The bike is incredibly fast without being too scary and also, as I think I was hinting at earlier, looks the biz as well. My last coupla bikes have been Honda VFR750 Fs of one form or another so the step up in performance should have been quite daunting but I just find that although there is more of everything to the Kawasaki it hasn’t proved a difficult step up in capacity/ performance.
This is a smashing bike and I’d recommend one to anyone that has been riding for a couple of years and wants to step up to the big league.
I think that the ZX9 will prove to be a worthy successor to my VFR albeit one with 50 bhp more, and unlimited wheelie/stoppie potential. I could never “get it up” intentionally on the VFR, it always happened at the strangest times on that bike………oooooo er missus, no tittering at the back there.
Again, probably due to Kawasaki’s lack of cutting edge development, the bike has older style analogue clocks for rev counting and speed metering rather than the all new digital style to be found on R1’s and ‘blades.
To me, that’s fine. I like analogue clocks. They also do this brilliant test routine when you switch the ignition on where the needles go right round to the max and slowly die back to zero – little things eh ?
The only slight niggle with this set up is that the ZX has such a range of performance that the figures on the clock faces need to be in a very small font to get ‘em all in.
I’ve had plenty of “wow mister the speedo goes up to 200mph” comments as well !
This can make it tricky to read them in a hurry. One trick in general use in the biking community though is to mentally mark a position on the speedo and rev counter summat like - “12 o’clock noon = jail – back off !” – or in the rev counter’s case – “2 pm = engine implosion soon” – you get the idea…….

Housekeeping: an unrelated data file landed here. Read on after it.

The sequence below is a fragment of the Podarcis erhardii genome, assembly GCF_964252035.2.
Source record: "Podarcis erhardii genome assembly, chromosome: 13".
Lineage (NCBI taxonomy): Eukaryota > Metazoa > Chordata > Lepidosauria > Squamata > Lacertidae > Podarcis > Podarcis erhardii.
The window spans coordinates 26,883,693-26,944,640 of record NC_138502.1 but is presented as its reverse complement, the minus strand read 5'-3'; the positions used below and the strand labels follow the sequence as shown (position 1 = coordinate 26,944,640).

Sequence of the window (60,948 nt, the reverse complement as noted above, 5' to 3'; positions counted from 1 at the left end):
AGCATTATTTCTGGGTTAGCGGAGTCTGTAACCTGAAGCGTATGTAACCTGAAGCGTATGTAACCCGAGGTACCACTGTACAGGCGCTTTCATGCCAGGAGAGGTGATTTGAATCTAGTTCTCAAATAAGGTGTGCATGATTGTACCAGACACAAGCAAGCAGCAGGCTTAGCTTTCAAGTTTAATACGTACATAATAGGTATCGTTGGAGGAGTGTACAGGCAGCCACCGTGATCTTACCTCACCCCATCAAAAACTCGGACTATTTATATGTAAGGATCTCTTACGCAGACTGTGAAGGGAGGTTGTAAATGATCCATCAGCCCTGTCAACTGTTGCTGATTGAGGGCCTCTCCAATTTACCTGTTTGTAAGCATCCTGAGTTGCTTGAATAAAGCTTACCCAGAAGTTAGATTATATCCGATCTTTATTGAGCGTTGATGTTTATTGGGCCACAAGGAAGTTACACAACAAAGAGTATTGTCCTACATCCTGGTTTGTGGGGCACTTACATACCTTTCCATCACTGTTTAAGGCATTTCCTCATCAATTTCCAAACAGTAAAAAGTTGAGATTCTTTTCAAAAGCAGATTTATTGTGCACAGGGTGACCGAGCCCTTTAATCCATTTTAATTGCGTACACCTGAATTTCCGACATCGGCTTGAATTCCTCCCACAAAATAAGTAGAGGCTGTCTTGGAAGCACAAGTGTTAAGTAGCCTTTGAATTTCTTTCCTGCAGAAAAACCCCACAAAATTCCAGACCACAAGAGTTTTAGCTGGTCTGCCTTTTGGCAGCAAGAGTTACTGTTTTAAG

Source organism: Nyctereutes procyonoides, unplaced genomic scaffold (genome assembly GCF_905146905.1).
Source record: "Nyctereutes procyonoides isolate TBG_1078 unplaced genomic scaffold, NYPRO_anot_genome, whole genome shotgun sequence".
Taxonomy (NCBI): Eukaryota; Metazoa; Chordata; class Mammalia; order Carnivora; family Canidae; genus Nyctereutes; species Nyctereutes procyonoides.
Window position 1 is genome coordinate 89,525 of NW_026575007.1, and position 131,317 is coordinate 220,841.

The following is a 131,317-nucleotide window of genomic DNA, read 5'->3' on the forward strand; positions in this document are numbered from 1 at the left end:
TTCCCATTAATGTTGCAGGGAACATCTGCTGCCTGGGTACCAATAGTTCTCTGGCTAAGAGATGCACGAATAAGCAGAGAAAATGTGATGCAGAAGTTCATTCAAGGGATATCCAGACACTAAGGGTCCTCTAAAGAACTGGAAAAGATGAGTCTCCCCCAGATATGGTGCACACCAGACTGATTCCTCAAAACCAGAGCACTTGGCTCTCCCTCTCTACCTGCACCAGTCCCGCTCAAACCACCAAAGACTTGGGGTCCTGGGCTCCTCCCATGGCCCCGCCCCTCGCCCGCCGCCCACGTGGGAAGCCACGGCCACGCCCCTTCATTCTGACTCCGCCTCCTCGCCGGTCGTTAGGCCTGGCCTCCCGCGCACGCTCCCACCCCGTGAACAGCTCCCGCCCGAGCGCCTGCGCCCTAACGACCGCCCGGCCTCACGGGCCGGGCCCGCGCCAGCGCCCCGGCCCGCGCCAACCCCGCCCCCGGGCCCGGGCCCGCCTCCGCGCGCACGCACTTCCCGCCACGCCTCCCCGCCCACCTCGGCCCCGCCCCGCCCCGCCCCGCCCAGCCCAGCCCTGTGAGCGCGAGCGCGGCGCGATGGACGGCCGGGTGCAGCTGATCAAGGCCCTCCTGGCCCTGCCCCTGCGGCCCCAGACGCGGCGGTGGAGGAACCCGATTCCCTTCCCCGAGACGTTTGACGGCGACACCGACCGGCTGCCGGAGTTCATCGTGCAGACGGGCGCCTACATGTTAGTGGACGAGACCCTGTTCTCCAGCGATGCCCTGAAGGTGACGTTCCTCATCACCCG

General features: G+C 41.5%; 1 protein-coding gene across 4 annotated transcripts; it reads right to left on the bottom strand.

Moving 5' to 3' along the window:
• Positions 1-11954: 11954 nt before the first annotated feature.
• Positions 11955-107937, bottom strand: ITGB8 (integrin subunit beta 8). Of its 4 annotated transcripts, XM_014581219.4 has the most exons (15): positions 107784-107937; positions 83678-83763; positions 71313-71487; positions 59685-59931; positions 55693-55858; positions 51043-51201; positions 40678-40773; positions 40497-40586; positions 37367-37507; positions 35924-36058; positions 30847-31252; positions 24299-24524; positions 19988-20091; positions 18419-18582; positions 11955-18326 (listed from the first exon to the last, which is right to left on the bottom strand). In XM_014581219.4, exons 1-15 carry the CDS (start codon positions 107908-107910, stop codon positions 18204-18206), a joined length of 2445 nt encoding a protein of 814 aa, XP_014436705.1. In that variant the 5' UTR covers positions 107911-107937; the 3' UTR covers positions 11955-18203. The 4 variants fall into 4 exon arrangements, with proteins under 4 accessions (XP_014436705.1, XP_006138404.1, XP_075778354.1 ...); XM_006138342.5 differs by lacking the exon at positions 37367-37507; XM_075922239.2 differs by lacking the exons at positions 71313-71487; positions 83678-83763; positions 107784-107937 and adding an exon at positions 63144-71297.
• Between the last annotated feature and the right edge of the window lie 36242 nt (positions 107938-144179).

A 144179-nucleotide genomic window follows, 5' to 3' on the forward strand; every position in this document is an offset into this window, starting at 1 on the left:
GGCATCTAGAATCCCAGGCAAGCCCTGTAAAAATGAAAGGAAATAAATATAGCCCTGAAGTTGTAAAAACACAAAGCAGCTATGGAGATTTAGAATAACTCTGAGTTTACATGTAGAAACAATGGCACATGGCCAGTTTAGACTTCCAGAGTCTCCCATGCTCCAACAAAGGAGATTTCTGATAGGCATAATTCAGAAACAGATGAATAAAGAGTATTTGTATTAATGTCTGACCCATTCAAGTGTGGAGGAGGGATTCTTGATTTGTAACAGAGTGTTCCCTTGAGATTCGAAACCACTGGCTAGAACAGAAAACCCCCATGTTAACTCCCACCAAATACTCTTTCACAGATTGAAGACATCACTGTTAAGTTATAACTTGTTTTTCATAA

Another thing I need to get used to, which I hinted at earlier, is the difference in power between the VFR and the ZX9. On the VFR, I could wind the throttle to the stop knowing it wouldn’t spit me off or wheelie unexpectedly. This is not the case on the big ZX9 – definitely need to show the throttle loadsa respect ‘til I get used to it.
Moving on to braking……..well what can I say ? Grabbing a handful of brakes in an uncontrolled manner can be likened to a hitting brick wall. The brakes are excellent. They will have you off over the handlebars if you don’t act sensibly with them. This may sound like a criticism, but like the throttle, it’s up to you to use them appropriately and a big, fast bike needs proper stoppers !
Muddy250’s mate apparently found this out….the hard way ……
I recently found out that the brakes have been completely changed since last years model and certainly my bike has four piston Nissin brake calipers on the front instead of last years 6 piston Tokico jobs. Given the amount of power in the four piston set up I can’t imagine what the six piston callipers would be like. Must try and get a shot of one of the E models to compare.